It's still a nightmare; one we know we won't wake from, but it still seems as though this has all be completely impossible. On November 15th, literally when we arrived home from hospice and Glynnis' passing, Paul found his dad having a stroke. We never did determine how long he had been slumped, dressed in the bathroom in a very uncomfortable position. No speech, right side completely paralyzed, but somewhat alert. As we stood in the front yard watching the paramedics load Dad into the ambulance, we were sure that it was IMPOSSIBLE for these two major life changing experiences could occur in the same day.
Art had been raking leaves that day and the day before. He was still cooking, driving, grocery shopping, everything except hearing. He would have been 93 on January 24th. Two points of view. One, the fact that he was able to be so active and healthy for so long was a blessing, but, because of that, it gave us a false sense that he would keep beating the odds for many more years. So, even though it may sound strange, it's a shock and surprise that he's gone. Other than six weeks in Hopkins six years ago for heart issues and ten days of hell (hopefully more for us than him) in the hospital then two days in hospice, he was amazing. We do take things for granted, it's human nature to do that, otherwise we would be focusing on the future rather than the present.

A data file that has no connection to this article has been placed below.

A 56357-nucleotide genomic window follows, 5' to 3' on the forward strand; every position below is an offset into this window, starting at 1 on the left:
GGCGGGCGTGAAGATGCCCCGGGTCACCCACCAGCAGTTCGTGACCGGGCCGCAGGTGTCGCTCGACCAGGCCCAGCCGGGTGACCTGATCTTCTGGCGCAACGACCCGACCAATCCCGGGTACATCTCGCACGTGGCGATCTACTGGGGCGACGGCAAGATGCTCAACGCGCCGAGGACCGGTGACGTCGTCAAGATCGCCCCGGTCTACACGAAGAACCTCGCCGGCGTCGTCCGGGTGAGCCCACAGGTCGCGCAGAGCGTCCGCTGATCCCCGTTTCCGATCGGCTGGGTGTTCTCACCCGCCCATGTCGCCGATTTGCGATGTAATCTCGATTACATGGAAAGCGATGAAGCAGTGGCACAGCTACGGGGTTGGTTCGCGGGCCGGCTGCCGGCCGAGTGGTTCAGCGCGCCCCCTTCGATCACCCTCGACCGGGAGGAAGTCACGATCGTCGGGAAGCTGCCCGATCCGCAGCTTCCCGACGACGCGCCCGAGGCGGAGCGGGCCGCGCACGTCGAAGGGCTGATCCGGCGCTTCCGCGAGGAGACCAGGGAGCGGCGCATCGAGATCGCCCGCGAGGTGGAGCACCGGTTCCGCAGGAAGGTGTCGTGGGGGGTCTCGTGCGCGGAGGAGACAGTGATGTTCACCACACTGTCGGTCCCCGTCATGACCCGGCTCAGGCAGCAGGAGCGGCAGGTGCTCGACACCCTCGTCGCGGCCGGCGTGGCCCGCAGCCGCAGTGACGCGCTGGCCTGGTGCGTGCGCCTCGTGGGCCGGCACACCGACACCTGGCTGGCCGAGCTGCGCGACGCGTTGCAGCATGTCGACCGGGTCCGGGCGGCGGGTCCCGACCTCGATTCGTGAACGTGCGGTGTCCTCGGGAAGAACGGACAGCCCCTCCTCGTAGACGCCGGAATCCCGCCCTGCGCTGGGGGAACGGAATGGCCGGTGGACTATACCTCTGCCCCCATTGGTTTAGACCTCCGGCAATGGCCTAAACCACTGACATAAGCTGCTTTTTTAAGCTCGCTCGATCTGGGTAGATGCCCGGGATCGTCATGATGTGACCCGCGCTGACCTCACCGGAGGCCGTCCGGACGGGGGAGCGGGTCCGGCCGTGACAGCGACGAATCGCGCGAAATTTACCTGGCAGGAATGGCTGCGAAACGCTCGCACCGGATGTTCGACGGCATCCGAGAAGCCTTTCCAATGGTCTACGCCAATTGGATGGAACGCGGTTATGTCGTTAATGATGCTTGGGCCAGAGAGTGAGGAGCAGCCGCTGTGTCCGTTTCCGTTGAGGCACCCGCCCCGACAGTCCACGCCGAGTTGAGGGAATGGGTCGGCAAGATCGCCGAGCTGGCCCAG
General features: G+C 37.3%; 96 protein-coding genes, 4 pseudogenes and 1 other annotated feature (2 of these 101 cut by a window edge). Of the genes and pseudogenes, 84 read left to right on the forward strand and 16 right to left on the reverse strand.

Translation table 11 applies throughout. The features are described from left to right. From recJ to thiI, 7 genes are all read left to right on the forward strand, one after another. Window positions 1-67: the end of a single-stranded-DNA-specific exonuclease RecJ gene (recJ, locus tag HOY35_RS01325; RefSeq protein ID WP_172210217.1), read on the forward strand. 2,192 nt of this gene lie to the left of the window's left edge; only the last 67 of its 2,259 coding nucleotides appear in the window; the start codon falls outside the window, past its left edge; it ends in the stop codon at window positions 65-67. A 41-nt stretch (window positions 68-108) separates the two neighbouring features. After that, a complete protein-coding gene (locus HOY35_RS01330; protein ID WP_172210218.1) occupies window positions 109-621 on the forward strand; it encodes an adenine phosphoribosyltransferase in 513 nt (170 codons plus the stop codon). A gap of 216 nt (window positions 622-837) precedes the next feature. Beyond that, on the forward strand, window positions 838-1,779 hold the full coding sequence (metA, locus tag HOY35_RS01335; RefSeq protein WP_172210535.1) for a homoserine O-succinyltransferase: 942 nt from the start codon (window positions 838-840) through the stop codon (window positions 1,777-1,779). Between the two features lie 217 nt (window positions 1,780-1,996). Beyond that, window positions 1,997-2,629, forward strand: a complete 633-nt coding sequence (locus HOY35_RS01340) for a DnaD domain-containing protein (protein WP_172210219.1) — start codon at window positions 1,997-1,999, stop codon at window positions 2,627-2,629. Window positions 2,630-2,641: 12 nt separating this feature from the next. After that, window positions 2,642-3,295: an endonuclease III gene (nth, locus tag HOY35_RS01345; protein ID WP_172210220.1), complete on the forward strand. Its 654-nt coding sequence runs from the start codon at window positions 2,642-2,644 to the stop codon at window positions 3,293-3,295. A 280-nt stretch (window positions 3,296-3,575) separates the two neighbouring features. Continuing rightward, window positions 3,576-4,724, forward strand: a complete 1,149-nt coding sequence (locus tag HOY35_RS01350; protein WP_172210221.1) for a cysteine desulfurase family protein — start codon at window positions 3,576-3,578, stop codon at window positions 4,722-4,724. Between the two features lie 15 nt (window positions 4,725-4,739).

He was the only life-long constant in Paul's life. He had lost his mother when he was 18 and she 56. But his dad was always there for him. And, that he lived with us for the last 15 years, makes his absence constantly obvious. It doesn't matter how long one knows that a person is going to pass or if it is sudden, it is still like being hit like a truck.
We all love and miss you so and always will.